ago, she said, when Mrs. Hague told
her partner she had received a pro
posal of marriage and probably
would accept. The nurse, objected,
because if Mrs. Hague left she would
suffer a heavy loss.
Income Tax Forms
to Be Distributed
January 3, 1921
Washington, Dec. 26.—Distribu
tion of forms for filing income tax
returns for 1920 will begin January
3, the bureau of internal revenue an
nounced Sunday night. Collectors
for each of 64 districts will simul
taneously release six classes of forms
on that date.
The forms to be sent out are for
making returns on corporation in
come and profits taxes; merchant
marine corporation taxtes and gov
ernment contract profits tax; In
formation as to subsidiary or affili
ated corporations; schedule of tax
able interest on liberty bonds, asd
certificates of inventory.
Communion Cup Stirs
Suspicion, and Beating
Detroit, Mich., Dec. 26.—Mis
taken for a thief as he was hurrying
to his church with communion cups
under his arm, Rev. Harry G. Miley,
pastor of St. Paul's English Evan
gelical church, was stopped and bad
ly beaten by a crowd Sunday. The
minister was knocked down twice
and kicked by members of the crowd
before he could make his identity
known. His face was cut and ho
was badly bruised.
BADLY IN 1920
Hamburg, Germany, Dec. 26.—(By the
Associated Press).—Germany's foreign
trade relations, which in 1919 gave some
promise of gradual and substantial im
provement, suffered disastrously during
1920, the Hamburg chamber of cim
merce says in its annual report to be
published Monday. Without revision of
the Versailles treaty, the chamber says it
will be impossible for Germany to arrive
at her normal economic and political con
results," adds the report. "There is a
further movement towards improvement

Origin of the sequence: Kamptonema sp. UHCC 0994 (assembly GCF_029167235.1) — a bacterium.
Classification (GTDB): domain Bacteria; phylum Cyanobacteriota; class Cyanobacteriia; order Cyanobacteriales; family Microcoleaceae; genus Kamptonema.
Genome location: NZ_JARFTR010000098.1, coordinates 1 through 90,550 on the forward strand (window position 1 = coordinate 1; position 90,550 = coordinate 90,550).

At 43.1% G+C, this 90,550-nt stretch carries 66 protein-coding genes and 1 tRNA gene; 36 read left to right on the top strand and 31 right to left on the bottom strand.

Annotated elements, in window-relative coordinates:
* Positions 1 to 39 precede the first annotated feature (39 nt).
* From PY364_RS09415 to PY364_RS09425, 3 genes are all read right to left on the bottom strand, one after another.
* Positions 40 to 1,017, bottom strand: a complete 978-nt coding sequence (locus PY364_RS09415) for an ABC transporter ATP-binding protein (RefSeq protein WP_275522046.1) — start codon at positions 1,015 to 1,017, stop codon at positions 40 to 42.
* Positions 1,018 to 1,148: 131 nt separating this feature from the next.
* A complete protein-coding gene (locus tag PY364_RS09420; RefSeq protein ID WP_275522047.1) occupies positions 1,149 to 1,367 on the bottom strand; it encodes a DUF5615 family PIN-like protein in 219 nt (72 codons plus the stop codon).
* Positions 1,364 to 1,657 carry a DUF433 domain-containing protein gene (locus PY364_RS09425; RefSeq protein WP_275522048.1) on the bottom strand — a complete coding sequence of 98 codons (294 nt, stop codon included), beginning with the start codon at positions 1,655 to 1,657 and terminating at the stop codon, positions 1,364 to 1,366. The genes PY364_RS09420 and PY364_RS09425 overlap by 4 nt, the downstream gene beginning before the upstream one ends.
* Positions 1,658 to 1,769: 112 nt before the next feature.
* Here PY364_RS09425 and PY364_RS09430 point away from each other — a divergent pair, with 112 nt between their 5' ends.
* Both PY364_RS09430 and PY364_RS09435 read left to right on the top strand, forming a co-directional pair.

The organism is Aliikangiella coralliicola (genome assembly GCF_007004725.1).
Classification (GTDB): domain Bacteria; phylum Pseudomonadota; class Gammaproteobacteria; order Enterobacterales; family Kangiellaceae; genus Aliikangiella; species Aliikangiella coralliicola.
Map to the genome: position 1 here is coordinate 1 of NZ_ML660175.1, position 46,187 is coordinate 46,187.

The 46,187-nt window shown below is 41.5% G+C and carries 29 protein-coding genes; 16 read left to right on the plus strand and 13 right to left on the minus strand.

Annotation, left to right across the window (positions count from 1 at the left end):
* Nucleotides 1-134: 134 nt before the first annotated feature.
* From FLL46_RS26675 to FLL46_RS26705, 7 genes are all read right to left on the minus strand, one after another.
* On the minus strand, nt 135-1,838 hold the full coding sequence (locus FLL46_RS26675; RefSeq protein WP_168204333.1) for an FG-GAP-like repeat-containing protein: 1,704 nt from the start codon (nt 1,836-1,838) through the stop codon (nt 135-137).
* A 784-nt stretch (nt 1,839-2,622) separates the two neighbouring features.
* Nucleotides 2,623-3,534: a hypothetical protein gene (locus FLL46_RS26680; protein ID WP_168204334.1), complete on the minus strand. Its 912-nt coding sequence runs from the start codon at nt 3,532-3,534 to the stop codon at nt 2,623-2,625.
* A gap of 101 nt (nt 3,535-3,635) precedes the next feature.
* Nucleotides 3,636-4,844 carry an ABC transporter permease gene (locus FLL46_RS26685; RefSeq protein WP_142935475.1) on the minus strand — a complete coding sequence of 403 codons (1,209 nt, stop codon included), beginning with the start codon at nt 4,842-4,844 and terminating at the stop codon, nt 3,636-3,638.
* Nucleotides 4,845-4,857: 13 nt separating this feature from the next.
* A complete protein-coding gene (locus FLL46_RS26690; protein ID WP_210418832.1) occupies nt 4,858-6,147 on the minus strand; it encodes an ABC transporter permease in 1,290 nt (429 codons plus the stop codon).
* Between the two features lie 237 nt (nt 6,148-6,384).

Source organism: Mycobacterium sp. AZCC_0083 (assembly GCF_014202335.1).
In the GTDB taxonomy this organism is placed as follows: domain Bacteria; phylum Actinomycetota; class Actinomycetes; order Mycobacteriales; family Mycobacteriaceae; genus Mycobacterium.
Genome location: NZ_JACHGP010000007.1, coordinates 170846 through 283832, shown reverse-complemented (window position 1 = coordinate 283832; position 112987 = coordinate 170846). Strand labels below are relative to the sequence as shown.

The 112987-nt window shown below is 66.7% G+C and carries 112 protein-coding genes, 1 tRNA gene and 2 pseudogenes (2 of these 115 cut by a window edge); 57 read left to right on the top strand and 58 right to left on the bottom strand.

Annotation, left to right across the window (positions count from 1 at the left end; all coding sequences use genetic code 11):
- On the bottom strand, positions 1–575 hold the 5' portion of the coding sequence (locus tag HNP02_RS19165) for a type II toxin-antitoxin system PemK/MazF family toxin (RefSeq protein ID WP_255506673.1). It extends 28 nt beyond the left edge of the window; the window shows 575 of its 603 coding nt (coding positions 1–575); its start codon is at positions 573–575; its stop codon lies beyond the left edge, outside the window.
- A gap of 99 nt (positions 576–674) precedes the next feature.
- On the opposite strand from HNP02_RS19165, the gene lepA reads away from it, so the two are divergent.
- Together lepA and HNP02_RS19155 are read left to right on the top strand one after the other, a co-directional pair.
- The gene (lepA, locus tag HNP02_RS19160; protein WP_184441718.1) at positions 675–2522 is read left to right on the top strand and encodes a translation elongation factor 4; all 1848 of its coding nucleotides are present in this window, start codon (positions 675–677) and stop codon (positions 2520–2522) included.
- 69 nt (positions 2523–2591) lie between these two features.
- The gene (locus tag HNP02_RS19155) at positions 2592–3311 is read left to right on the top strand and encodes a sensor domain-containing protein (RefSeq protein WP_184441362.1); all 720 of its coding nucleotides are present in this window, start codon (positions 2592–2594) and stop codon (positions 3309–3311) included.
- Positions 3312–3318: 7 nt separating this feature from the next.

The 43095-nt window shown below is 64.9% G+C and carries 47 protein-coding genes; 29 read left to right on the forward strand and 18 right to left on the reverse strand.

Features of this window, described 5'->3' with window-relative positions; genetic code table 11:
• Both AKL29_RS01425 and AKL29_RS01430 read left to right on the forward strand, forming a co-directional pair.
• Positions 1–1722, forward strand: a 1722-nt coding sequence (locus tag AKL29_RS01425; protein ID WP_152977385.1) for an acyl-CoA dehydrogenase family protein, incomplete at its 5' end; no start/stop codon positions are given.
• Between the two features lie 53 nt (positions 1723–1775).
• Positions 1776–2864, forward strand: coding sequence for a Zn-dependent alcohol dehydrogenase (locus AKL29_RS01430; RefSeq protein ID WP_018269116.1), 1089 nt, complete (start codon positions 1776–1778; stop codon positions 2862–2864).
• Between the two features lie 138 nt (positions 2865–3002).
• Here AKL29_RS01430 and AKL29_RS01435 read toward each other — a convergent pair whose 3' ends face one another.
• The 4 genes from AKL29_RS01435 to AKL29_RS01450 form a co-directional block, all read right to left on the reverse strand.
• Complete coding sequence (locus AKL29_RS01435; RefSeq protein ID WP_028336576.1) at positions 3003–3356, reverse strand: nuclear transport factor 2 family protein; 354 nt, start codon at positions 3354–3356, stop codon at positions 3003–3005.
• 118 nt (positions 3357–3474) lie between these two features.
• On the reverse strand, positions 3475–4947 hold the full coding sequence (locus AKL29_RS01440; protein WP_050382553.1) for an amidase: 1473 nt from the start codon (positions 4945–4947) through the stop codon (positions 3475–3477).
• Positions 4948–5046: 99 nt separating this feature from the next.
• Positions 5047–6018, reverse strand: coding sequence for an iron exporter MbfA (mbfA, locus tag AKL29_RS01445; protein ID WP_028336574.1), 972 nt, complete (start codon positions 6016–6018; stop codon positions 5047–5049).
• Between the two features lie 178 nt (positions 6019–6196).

j of German economical conditions in the
j over-stocking of foreign markets with
! food and raw stuffs,"
Warns of Foreign Credits,
! , , . • ,
The report advises against the accept
a "°? " f foreign credits by the Germans
'There are some signs of the begin
ning of a better state of conditions in
the apparent increased inclination to:?
work and the desire for better productive!
"unless the stipulations for paying back
the loans are clearly prepared "
It is believed by the chamber of com
Washington, Dec. 26.—Increase of
240 per cent in American exports to
j Spain from 1014 to 1919, is noted in a
to Spain Jump 240
Per Cent, Report
report on the "growing importance of
the Spanish market," made public Sun
day by the department of commerce.
The favorable American trade growth
is explained by Trade Commissioner
Arthur Young, author of the report, as
due largely to the displacement of Ger
many and to some extent of France amd
Great Britain in the Spanish market by
the United States.
As a result of the war, the report
asserts Spain, like the United States,
SÄTtlÄS»* Ä" ™,
Spain in 1919, amounting to $772,000,
RECORD YEAR AND CONTEMPLATE
NO INCREASE IN FREIGHT RATES
Mexico City, Dec. 26.—Felix Diaz,
ntephew of former President Diaz
and at one time a revolutionary
leader, who, after his recent cap
ture in the state of Vera Cruz, was
deported to Cuba, has arrived in
Guatemala and is said to bto contem
plating aggression against the Mex
ican government, according to re
ports received here Saturday night.
Candido Aguilar, son-in-law of
the late President Carranza, who at
various timtes has been reported to
be harboring revolutionary ideas, is
known to be in Guatemala. The war
office here has announced they were
watchiRg Aguilar's movements, but
does not bfelieve ha intended to start
trouble in Mexico.
Manifesto Addressed to
Nations' League Pre
pared, Says Paris.
Paris. Pec. 26,-Ij San
festo has been prepared by the Austrian
government addressed to the League of
Nations, asking that. Austria be attached
to Germany. Dr. Walter Simons, the
German foreign minister, and Count
Ottokar Cssernin von Chudenitz, former
Austro-Hungarian foreign minister, are
said to have drafted the document.
The Petit Parisien declares that the
recent treaty signed by Italy and Jugo
slavia specifically provides for recipro
cal support to prevent any restoration
of the monarchy either in Austria or
A Copenhagen dispatch December 8
said Count Czernin von Chudenitz was j
in Berlin discussing with leading poHti
eians the possibility of uniting Germany
and Austria following the latter's admis- j
sion into the League of Nations.
merce that the United States is in a re
markable position for development of its
American line—Harrirnan shipping
rangement has placed Germany in a po
sition to obtain some share of the ex
German commerce with the South
American countries is reported to be vir
tually at a standstill.
American Blacklist Felt
The effoct of the American blacklist on
German goods is seen in neutral coun